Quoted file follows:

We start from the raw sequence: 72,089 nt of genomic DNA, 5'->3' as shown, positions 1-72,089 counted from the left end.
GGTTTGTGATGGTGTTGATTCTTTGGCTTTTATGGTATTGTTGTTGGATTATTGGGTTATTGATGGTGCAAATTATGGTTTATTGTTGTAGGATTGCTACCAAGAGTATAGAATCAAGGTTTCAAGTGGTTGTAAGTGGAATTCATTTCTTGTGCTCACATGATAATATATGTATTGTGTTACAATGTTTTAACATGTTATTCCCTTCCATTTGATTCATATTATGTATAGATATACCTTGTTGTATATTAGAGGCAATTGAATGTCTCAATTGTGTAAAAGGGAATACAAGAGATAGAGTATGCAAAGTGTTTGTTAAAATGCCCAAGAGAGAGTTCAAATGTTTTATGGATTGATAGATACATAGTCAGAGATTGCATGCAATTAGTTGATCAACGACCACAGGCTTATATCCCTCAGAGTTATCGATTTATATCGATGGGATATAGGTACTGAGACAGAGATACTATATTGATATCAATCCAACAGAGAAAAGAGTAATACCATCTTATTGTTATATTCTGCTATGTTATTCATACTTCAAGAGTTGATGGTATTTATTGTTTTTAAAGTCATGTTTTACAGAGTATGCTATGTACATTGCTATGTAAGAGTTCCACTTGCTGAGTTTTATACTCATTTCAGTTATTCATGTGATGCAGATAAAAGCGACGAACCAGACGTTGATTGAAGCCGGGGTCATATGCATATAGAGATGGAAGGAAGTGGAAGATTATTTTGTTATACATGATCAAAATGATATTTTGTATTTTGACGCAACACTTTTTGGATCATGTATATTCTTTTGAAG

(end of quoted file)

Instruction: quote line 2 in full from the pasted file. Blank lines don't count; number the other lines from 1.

GGTTTGTGATGGTGTTGATTCTTTGGCTTTTATGGTATTGTTGTTGGATTATTGGGTTATTGATGGTGCAAATTATGGTTTATTGTTGTAGGATTGCTACCAAGAGTATAGAATCAAGGTTTCAAGTGGTTGTAAGTGGAATTCATTTCTTGTGCTCACATGATAATATATGTATTGTGTTACAATGTTTTAACATGTTATTCCCTTCCATTTGATTCATATTATGTATAGATATACCTTGTTGTATATTAGAGGCAATTGAATGTCTCAATTGTGTAAAAGGGAATACAAGAGATAGAGTATGCAAAGTGTTTGTTAAAATGCCCAAGAGAGAGTTCAAATGTTTTATGGATTGATAGATACATAGTCAGAGATTGCATGCAATTAGTTGATCAACGACCACAGGCTTATATCCCTCAGAGTTATCGATTTATATCGATGGGATATAGGTACTGAGACAGAGATACTATATTGATATCAATCCAACAGAGAAAAGAGTAATACCATCTTATTGTTATATTCTGCTATGTTATTCATACTTCAAGAGTTGATGGTATTTATTGTTTTTAAAGTCATGTTTTACAGAGTATGCTATGTACATTGCTATGTAAGAGTTCCACTTGCTGAGTTTTATACTCATTTCAGTTATTCATGTGATGCAGATAAAAGCGACGAACCAGACGTTGATTGAAGCCGGGGTCATATGCATATAGAGATGGAAGGAAGTGGAAGATTATTTTGTTATACATGATCAAAATGATATTTTGTATTTTGACGCAACACTTTTTGGATCATGTATATTCTTTTGAAG